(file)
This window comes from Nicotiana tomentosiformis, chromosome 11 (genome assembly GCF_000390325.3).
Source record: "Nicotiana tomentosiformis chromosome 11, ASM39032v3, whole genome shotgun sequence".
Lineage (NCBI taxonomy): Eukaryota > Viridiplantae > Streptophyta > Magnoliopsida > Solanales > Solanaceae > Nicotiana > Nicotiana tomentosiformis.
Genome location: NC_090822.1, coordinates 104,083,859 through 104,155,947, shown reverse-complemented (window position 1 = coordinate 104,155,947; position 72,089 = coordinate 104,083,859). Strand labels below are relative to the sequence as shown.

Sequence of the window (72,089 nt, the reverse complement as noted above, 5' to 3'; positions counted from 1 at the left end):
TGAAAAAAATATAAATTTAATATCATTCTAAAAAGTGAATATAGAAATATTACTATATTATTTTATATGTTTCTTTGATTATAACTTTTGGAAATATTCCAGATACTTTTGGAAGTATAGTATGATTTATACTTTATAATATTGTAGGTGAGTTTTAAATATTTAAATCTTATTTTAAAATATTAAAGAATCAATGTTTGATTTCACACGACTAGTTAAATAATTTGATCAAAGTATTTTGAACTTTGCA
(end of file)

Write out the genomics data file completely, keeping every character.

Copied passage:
This window comes from Nicotiana tomentosiformis, chromosome 11 (genome assembly GCF_000390325.3).
Source record: "Nicotiana tomentosiformis chromosome 11, ASM39032v3, whole genome shotgun sequence".
Lineage (NCBI taxonomy): Eukaryota > Viridiplantae > Streptophyta > Magnoliopsida > Solanales > Solanaceae > Nicotiana > Nicotiana tomentosiformis.
Genome location: NC_090822.1, coordinates 104,083,859 through 104,155,947, shown reverse-complemented (window position 1 = coordinate 104,155,947; position 72,089 = coordinate 104,083,859). Strand labels below are relative to the sequence as shown.

Sequence of the window (72,089 nt, the reverse complement as noted above, 5' to 3'; positions counted from 1 at the left end):
TGAAAAAAATATAAATTTAATATCATTCTAAAAAGTGAATATAGAAATATTACTATATTATTTTATATGTTTCTTTGATTATAACTTTTGGAAATATTCCAGATACTTTTGGAAGTATAGTATGATTTATACTTTATAATATTGTAGGTGAGTTTTAAATATTTAAATCTTATTTTAAAATATTAAAGAATCAATGTTTGATTTCACACGACTAGTTAAATAATTTGATCAAAGTATTTTGAACTTTGCA